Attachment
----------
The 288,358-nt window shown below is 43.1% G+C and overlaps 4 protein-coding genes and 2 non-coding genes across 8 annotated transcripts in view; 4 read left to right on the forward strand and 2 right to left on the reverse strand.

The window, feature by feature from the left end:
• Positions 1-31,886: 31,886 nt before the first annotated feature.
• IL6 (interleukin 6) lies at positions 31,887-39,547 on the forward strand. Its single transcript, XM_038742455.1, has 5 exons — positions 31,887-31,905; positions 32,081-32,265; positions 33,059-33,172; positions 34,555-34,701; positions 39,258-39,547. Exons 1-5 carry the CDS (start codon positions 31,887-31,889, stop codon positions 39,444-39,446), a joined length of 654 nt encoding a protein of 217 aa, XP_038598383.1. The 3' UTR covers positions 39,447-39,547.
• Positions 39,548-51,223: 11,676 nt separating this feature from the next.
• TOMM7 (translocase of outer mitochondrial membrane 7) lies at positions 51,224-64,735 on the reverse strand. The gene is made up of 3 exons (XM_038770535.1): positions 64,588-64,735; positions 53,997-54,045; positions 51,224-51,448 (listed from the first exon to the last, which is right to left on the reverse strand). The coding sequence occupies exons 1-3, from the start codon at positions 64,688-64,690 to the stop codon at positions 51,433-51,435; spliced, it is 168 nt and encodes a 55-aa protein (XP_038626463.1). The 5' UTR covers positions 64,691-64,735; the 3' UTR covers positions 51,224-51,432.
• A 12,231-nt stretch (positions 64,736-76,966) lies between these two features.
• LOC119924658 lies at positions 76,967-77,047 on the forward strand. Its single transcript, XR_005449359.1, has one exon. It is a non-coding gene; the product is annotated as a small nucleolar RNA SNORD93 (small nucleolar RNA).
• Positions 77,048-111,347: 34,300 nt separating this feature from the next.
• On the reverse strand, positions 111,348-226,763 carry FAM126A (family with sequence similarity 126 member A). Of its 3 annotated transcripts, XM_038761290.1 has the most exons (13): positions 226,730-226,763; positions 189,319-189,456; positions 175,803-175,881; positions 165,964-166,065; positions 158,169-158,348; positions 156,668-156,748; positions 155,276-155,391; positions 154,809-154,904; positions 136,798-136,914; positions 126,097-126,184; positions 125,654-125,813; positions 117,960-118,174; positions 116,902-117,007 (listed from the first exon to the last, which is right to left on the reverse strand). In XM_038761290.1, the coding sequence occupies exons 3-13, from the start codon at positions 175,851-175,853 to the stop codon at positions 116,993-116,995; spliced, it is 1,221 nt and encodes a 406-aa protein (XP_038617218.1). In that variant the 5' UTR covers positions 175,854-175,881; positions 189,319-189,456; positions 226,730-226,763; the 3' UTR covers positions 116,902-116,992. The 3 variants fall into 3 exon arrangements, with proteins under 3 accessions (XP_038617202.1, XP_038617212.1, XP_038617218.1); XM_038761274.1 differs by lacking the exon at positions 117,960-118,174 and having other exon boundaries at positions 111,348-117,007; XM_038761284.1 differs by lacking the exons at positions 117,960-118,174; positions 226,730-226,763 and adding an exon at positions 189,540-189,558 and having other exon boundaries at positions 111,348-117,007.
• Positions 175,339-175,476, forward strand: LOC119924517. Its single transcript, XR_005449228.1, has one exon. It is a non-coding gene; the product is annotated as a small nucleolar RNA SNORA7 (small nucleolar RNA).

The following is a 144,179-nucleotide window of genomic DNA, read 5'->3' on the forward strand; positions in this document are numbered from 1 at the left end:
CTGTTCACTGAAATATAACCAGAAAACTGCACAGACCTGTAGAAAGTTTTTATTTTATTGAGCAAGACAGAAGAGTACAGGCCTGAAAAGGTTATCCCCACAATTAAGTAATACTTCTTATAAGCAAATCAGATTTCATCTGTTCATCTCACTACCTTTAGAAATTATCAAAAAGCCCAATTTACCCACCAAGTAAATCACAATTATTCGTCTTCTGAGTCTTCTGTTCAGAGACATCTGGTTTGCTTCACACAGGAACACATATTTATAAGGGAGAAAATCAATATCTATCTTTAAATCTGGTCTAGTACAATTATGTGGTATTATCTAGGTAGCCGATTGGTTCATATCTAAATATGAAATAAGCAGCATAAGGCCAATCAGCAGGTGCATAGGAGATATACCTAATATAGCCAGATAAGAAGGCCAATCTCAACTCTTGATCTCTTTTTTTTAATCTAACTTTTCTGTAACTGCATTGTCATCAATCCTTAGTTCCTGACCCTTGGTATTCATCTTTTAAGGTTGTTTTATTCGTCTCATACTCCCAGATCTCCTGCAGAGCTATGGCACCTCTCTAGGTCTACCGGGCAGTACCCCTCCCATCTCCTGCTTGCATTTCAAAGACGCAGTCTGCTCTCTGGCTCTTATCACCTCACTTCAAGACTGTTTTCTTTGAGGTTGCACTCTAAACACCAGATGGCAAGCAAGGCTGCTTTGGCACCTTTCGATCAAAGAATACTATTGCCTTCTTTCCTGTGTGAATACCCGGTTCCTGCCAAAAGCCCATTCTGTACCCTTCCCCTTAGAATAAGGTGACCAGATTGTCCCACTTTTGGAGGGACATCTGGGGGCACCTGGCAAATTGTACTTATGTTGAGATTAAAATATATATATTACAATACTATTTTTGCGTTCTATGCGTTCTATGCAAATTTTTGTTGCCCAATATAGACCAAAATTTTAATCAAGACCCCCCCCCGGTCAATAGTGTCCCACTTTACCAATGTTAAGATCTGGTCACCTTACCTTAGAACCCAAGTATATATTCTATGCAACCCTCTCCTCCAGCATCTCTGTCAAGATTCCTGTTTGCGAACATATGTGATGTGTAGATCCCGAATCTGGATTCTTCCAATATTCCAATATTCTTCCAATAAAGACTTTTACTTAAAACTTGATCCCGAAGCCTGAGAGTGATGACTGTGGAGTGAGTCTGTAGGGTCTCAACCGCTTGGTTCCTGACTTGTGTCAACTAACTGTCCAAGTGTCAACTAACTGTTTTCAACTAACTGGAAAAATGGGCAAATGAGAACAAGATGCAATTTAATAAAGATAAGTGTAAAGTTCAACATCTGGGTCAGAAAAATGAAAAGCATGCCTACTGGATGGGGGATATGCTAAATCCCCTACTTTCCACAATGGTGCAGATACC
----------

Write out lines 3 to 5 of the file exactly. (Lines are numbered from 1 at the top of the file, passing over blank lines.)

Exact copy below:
• Positions 1-31,886: 31,886 nt before the first annotated feature.
• IL6 (interleukin 6) lies at positions 31,887-39,547 on the forward strand. Its single transcript, XM_038742455.1, has 5 exons — positions 31,887-31,905; positions 32,081-32,265; positions 33,059-33,172; positions 34,555-34,701; positions 39,258-39,547. Exons 1-5 carry the CDS (start codon positions 31,887-31,889, stop codon positions 39,444-39,446), a joined length of 654 nt encoding a protein of 217 aa, XP_038598383.1. The 3' UTR covers positions 39,447-39,547.
• Positions 39,548-51,223: 11,676 nt separating this feature from the next.